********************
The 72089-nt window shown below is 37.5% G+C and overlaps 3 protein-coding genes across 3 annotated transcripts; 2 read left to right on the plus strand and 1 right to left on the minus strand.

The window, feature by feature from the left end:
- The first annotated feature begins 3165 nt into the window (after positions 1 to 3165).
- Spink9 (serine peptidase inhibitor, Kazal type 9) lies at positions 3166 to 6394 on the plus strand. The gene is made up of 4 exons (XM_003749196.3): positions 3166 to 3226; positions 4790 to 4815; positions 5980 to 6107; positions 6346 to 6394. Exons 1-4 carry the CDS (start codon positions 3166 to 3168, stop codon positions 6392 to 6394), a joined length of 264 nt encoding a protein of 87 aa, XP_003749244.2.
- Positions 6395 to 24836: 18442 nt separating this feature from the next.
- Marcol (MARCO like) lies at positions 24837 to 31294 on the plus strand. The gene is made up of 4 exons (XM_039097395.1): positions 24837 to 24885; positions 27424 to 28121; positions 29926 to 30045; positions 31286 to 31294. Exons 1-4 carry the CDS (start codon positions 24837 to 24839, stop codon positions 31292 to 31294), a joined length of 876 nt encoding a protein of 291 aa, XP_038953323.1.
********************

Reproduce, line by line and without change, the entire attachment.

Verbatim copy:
The 72089-nt window shown below is 37.5% G+C and overlaps 3 protein-coding genes across 3 annotated transcripts; 2 read left to right on the plus strand and 1 right to left on the minus strand.

The window, feature by feature from the left end:
- The first annotated feature begins 3165 nt into the window (after positions 1 to 3165).
- Spink9 (serine peptidase inhibitor, Kazal type 9) lies at positions 3166 to 6394 on the plus strand. The gene is made up of 4 exons (XM_003749196.3): positions 3166 to 3226; positions 4790 to 4815; positions 5980 to 6107; positions 6346 to 6394. Exons 1-4 carry the CDS (start codon positions 3166 to 3168, stop codon positions 6392 to 6394), a joined length of 264 nt encoding a protein of 87 aa, XP_003749244.2.
- Positions 6395 to 24836: 18442 nt separating this feature from the next.
- Marcol (MARCO like) lies at positions 24837 to 31294 on the plus strand. The gene is made up of 4 exons (XM_039097395.1): positions 24837 to 24885; positions 27424 to 28121; positions 29926 to 30045; positions 31286 to 31294. Exons 1-4 carry the CDS (start codon positions 24837 to 24839, stop codon positions 31292 to 31294), a joined length of 876 nt encoding a protein of 291 aa, XP_038953323.1.